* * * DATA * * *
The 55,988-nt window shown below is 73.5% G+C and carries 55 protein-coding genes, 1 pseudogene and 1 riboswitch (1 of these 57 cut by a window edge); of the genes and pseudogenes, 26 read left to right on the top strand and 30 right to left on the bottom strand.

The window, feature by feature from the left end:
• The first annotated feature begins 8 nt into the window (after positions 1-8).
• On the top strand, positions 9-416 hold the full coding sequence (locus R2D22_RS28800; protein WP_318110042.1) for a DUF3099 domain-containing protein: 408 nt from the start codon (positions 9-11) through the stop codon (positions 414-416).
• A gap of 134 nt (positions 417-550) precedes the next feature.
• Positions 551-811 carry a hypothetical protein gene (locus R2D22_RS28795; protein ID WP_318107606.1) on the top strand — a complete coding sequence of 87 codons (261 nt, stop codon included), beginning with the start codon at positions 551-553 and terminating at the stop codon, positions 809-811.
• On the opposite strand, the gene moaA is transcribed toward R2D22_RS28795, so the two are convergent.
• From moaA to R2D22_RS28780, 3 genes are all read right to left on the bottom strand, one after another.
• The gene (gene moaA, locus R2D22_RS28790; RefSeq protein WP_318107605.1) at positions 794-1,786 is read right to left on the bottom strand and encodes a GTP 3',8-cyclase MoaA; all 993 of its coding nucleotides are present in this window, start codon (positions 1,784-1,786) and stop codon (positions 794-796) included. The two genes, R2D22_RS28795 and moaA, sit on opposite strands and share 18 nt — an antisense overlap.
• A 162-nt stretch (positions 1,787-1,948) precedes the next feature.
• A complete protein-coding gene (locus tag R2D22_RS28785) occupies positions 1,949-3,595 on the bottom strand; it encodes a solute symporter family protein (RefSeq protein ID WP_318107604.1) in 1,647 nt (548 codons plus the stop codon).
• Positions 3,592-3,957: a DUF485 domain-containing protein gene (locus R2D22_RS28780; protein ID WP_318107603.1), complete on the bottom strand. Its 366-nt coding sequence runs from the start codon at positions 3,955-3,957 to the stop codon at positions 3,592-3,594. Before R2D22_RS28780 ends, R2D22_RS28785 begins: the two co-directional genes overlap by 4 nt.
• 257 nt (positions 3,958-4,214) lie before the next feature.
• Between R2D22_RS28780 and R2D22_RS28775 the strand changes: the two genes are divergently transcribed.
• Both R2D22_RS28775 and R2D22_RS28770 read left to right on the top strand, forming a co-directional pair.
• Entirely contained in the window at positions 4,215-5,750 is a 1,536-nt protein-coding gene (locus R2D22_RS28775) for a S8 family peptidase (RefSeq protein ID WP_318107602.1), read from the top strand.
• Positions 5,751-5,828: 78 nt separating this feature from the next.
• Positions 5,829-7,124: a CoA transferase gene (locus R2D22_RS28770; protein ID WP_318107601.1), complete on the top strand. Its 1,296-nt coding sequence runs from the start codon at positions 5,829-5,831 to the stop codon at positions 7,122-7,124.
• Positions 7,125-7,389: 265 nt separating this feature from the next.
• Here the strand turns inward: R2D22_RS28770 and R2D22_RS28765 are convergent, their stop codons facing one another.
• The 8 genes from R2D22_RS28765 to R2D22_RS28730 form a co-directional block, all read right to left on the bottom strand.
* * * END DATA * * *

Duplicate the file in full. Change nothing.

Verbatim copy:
The 55,988-nt window shown below is 73.5% G+C and carries 55 protein-coding genes, 1 pseudogene and 1 riboswitch (1 of these 57 cut by a window edge); of the genes and pseudogenes, 26 read left to right on the top strand and 30 right to left on the bottom strand.

The window, feature by feature from the left end:
• The first annotated feature begins 8 nt into the window (after positions 1-8).
• On the top strand, positions 9-416 hold the full coding sequence (locus R2D22_RS28800; protein WP_318110042.1) for a DUF3099 domain-containing protein: 408 nt from the start codon (positions 9-11) through the stop codon (positions 414-416).
• A gap of 134 nt (positions 417-550) precedes the next feature.
• Positions 551-811 carry a hypothetical protein gene (locus R2D22_RS28795; protein ID WP_318107606.1) on the top strand — a complete coding sequence of 87 codons (261 nt, stop codon included), beginning with the start codon at positions 551-553 and terminating at the stop codon, positions 809-811.
• On the opposite strand, the gene moaA is transcribed toward R2D22_RS28795, so the two are convergent.
• From moaA to R2D22_RS28780, 3 genes are all read right to left on the bottom strand, one after another.
• The gene (gene moaA, locus R2D22_RS28790; RefSeq protein WP_318107605.1) at positions 794-1,786 is read right to left on the bottom strand and encodes a GTP 3',8-cyclase MoaA; all 993 of its coding nucleotides are present in this window, start codon (positions 1,784-1,786) and stop codon (positions 794-796) included. The two genes, R2D22_RS28795 and moaA, sit on opposite strands and share 18 nt — an antisense overlap.
• A 162-nt stretch (positions 1,787-1,948) precedes the next feature.
• A complete protein-coding gene (locus tag R2D22_RS28785) occupies positions 1,949-3,595 on the bottom strand; it encodes a solute symporter family protein (RefSeq protein ID WP_318107604.1) in 1,647 nt (548 codons plus the stop codon).
• Positions 3,592-3,957: a DUF485 domain-containing protein gene (locus R2D22_RS28780; protein ID WP_318107603.1), complete on the bottom strand. Its 366-nt coding sequence runs from the start codon at positions 3,955-3,957 to the stop codon at positions 3,592-3,594. Before R2D22_RS28780 ends, R2D22_RS28785 begins: the two co-directional genes overlap by 4 nt.
• 257 nt (positions 3,958-4,214) lie before the next feature.
• Between R2D22_RS28780 and R2D22_RS28775 the strand changes: the two genes are divergently transcribed.
• Both R2D22_RS28775 and R2D22_RS28770 read left to right on the top strand, forming a co-directional pair.
• Entirely contained in the window at positions 4,215-5,750 is a 1,536-nt protein-coding gene (locus R2D22_RS28775) for a S8 family peptidase (RefSeq protein ID WP_318107602.1), read from the top strand.
• Positions 5,751-5,828: 78 nt separating this feature from the next.
• Positions 5,829-7,124: a CoA transferase gene (locus R2D22_RS28770; protein ID WP_318107601.1), complete on the top strand. Its 1,296-nt coding sequence runs from the start codon at positions 5,829-5,831 to the stop codon at positions 7,122-7,124.
• Positions 7,125-7,389: 265 nt separating this feature from the next.
• Here the strand turns inward: R2D22_RS28770 and R2D22_RS28765 are convergent, their stop codons facing one another.
• The 8 genes from R2D22_RS28765 to R2D22_RS28730 form a co-directional block, all read right to left on the bottom strand.